The RLDs constitute structured inventories of a language’s words and “rules” that are deemed necessary to produce oral and written texts corresponding to the CEFR descriptor scales. These are graded according to six levels of complexity from A1 to C2. For each level, the RLDs provide inventories of linguistic forms that need to be mastered: types of text, functions, such as proposing or defining, and how they are expressed verbally, and elements of grammar of meaning, for example the expression of space and quantity, of morphology and of syntactical and lexical skills. Aside from these common elements, they may also provide inventories relating to spelling, pronunciation and the cultural and intercultural aspects of language learning.

They have been drawn up using a variety of methods, depending particularly on the amount of funding available for the activity. They all draw on research into acquisition of the language concerned, its linguistic descriptions and analyses of its textual genres, and benefit from the technical input of academics and teachers.

Forerunners of the RLDs: the threshold levels

Very early in the academic study of languages, attention focussed on the criteria to be applied or the enquiries to be carried out to determine which elements of language should be taught and how they should be gradually introduced over time into the teaching process. Towards the middle of the 1970s the Council of Europe’s Modern Languages Section - now the Language Policy Programme - promoted the development of a new generation of reference instruments: threshold levels (for example Un Niveau Seuil, Livello soglia, Kontaktschwelle, etc.).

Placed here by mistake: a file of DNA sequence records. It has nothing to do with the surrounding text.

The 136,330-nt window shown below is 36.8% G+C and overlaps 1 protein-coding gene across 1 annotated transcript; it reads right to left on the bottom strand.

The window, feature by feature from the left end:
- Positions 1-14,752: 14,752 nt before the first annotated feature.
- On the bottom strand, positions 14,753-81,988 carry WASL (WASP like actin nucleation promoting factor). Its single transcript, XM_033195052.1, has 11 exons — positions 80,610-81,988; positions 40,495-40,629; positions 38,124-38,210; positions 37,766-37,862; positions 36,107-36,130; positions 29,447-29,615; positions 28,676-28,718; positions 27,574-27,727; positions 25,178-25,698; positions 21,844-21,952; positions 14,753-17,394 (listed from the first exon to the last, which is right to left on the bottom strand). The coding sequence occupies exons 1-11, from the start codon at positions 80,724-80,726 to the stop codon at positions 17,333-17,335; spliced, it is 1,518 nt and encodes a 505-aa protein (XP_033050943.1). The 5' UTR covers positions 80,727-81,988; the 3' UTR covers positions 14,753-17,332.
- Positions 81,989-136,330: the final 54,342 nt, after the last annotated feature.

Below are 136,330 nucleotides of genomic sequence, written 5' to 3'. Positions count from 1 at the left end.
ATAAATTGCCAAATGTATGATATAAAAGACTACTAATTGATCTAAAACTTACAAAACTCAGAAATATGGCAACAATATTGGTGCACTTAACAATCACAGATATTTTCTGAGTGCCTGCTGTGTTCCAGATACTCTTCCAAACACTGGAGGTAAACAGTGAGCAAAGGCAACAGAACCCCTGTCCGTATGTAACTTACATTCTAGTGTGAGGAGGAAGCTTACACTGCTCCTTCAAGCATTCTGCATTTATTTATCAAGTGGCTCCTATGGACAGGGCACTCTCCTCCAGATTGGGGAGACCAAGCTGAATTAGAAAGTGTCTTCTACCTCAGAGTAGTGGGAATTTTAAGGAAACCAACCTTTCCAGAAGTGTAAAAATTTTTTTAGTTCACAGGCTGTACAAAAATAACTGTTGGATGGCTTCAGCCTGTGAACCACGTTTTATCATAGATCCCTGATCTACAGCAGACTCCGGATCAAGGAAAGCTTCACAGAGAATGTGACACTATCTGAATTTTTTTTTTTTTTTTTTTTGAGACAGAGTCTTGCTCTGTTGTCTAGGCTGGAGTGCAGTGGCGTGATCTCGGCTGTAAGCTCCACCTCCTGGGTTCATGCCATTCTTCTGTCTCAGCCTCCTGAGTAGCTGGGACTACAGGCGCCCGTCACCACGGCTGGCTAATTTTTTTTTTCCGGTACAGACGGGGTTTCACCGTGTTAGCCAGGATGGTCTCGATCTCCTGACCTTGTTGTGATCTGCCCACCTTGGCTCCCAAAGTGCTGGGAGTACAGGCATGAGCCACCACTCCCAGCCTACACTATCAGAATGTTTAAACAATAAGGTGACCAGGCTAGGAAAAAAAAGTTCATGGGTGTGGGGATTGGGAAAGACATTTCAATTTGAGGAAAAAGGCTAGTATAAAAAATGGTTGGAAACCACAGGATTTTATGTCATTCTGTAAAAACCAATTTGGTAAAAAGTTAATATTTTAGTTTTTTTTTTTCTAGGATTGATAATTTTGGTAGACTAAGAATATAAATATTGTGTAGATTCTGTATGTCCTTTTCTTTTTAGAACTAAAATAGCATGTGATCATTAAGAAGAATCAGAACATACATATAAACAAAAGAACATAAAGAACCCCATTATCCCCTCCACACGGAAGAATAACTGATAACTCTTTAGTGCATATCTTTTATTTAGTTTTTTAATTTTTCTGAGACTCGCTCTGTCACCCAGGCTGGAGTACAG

For each language, these instruments provide inventories of the linguistic forms that particular learner groups, such as tourists, business persons or migrants, must master in order to reach a certain “threshold”  of communication, namely one that enables them to communicate independently in a foreign country. They vary greatly from one to another, but are still structured on the same model and include, in particular, inventories of communicative functions – their most popular section. They often served as the basis for the formulation of RLDs.

The first “threshold level” specification to be developed was for English in 1975 (Threshold Level, Cambridge University Press), followed by French in 1976 (Un Niveau Seuil, Editions Didier). These two tools have, in practice, served as models for other languages. Threshold levels have now been established for numerous other languages, until 2004. They have since played a major role in language education and have served to validate the communicative approach to teaching. A compilation of Prefaces and Introductions of the Threshold Level series, covering the thirty-year period from 1975 to 2004, offers an insight into how this tool has developed and has been adapted to specific languages.